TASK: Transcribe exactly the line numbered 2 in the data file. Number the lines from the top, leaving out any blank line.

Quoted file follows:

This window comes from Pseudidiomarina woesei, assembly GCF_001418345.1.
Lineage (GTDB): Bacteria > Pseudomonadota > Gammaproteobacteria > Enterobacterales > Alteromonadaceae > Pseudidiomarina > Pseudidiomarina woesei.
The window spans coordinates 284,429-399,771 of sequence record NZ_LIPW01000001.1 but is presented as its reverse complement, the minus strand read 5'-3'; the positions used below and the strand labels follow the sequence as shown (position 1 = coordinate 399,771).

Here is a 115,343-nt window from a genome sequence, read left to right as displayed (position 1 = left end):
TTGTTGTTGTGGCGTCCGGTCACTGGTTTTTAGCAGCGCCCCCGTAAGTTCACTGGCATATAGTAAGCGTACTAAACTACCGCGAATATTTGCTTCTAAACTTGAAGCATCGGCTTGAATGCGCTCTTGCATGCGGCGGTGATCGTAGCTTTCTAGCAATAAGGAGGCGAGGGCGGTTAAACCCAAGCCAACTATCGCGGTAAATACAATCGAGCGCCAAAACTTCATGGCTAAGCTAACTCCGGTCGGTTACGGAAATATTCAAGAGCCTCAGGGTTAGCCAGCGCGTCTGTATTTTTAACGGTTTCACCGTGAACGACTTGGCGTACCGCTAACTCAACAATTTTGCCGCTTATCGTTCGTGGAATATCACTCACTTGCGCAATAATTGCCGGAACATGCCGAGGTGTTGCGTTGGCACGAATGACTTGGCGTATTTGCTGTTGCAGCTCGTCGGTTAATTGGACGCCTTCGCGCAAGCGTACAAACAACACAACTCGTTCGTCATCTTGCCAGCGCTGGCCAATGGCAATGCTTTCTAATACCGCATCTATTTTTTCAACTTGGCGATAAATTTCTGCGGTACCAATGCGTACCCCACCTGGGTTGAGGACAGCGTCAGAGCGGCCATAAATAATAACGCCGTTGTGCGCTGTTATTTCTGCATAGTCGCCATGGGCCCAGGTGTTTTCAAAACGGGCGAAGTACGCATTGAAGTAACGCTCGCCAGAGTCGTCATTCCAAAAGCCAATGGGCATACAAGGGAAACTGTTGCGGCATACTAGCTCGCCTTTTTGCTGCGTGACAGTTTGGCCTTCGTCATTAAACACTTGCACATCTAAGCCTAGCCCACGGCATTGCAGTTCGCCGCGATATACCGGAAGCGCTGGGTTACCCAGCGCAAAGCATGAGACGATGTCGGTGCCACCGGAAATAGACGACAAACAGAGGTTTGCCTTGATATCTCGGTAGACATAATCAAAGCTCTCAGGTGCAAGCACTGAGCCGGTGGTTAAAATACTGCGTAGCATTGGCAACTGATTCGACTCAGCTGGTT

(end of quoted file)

Lineage (GTDB): Bacteria > Pseudomonadota > Gammaproteobacteria > Enterobacterales > Alteromonadaceae > Pseudidiomarina > Pseudidiomarina woesei.